UNIVERSITY PARK, Pa. — Nebraska had a chance to control its own destiny for a Big Ten Conference title. Instead two errors in the ninth inning led to three Penn State runs as the hosts shocked the No. 23 Huskers 8-7 at Medlar Field on Thursday night.
Co-closer Chad Luensmann walked PSU’s No. 8 hitter to start the final frame, and a fielding error put another man on. Mason Nadeau guided an RBI double to left — a perfect relay throw gunned down another runner at home plate — before Nebraska coaxed a second out on a groundout. But with a Nittany Lion at third base in a 7-6 game, Braxton Giavedoni swatted a ball that bounced off the glove of first baseman Ben Miller to tie the contest. Nick Riotto then sent the sparse crowd home happy with a walk-off RBI double to right-center.
The meltdown doesn’t eliminate Nebraska (32-18-1, 14-7-1) from securing its first regular-season league title since 2005. Though the Huskers remain in second place in the standings, wins over last-place Penn State on Friday (5:30 p.m.) and Saturday (10 a.m.) and two Minnesota losses in its series against Purdue would still earn the crown for the Big Red.
Big Ten-leading Minnesota trails the Boilermakers 5-2 in the seventh inning of a game suspended by a power outage Thursday. That game will be followed by a doubleheader in Minneapolis on Friday.
Nebraska had been 31-0 this spring when leading after eight innings and was 184-5 in six seasons under coach Darin Erstad.
“It’s a cruel game, man; this game will chew you up and spit you out,” Erstad said during his postgame radio interview. “For whatever reason, we’ve have a very solid defensive team and we didn’t take care of the baseball. That’s what you get.”
Nebraska committed a season-worst four errors. In addition to the two costly mistakes in the ninth, the Huskers allowed another unearned run in the eighth when Miller dropped the ball after fielding a grounder with two outs.
Erstad said co-closer Luis Alvarado wasn’t available to pitch Thursday because he wasn’t feeling well.
“I just feel really bad for the boys because they put a lot of effort into it, they were excited,” Erstad said. “And for whatever reason, it just didn’t go our way tonight.”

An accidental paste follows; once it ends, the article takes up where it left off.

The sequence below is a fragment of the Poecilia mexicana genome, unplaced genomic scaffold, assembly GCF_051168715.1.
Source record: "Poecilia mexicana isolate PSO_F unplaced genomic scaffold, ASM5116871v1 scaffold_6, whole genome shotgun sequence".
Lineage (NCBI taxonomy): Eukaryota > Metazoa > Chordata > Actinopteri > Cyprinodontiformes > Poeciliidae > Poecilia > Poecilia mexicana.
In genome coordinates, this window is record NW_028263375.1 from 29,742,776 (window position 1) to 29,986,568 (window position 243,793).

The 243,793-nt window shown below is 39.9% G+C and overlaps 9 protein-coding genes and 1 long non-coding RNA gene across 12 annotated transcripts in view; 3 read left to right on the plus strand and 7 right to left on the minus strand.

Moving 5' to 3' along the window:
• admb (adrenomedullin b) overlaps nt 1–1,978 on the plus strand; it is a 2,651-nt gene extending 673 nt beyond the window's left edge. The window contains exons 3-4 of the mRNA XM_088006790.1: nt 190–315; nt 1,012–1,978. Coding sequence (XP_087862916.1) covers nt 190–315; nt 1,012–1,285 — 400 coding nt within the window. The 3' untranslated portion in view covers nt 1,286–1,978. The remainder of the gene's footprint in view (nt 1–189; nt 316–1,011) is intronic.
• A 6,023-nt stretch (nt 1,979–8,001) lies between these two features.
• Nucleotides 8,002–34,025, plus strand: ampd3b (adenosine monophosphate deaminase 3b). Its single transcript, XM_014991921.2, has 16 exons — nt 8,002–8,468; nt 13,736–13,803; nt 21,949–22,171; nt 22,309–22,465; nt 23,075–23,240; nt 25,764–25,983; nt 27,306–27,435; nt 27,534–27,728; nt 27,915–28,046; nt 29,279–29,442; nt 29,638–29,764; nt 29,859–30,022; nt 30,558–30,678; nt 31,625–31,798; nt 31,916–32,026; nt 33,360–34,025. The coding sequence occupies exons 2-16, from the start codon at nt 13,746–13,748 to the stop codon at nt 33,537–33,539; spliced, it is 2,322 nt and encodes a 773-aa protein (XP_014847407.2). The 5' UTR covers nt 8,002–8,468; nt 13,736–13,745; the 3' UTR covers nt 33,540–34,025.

Nebraska appeared to go ahead for good in the eighth inning when Angelo Altavilla produced a two-run double with two outs and Scott Schreiber followed with an RBI hit up the middle to put the visitors ahead 7-4.
But the Nittany Lions (18-35, 4-18) rallied en route to their third win over a top-40 RPI team in the last nine days (West Virginia, Indiana).
Jake Meyers — who finished 2 for 2 with three walks and four runs — immediately put a charge into the Huskers after not hitting or fielding at all last weekend with an injured left hand. The junior leadoff man pulled a 2-1 pitch over the wall in left to start the game for his first home run of the season and third of his career.
But Penn State quickly answered in the bottom of the frame against NU starter Jake Hohensee. A single and stolen base set up Braxton Giavedoni for a one-out RBI hit to right. Then Willie Burger blasted a two-run homer — his team-leading fifth — over the “410” sign in left-center field to give the hosts a 3-1 edge.
Coming off two consecutive rocky starts, Hohensee recovered from the long ball to retire 13 of 14 hitters — including 10 straight — with the only blemish an infield throwing error in the second inning. The right-hander left with one out in the fifth and 69 pitches after allowing two doubles, including an RBI two-bagger by Giavedoni that gave the Nittany Lions a 4-3 edge.
The Huskers worked back against PSU ace Sal Biasi, drawing harmless walks in each of the first four frames. But with the righty’s pitch count mounting, Mojo Hagge tripled to right-center with an out in the fifth and came home on a Meyers RBI single. After an Angelo Altavilla hit, Miller drove in Meyers on a grounder to right to tie the game 3-3.
Nebraska knotted the score at 4-4 in the seventh. Meyers led off with a walk, went to third on Altavilla’s single to right and touched home on Scott Schreiber’s groundout to the shortstop.
Robbie Palkert worked two innings in relief of Hohensee, allowing only the unearned run in the eighth. Luensmann’s three unearned runs in the ninth lowlighted the gut-punch finish.
“We’re going to have to flush this one pretty quickly,” Erstad said, “because we gotta get back on it (Friday).”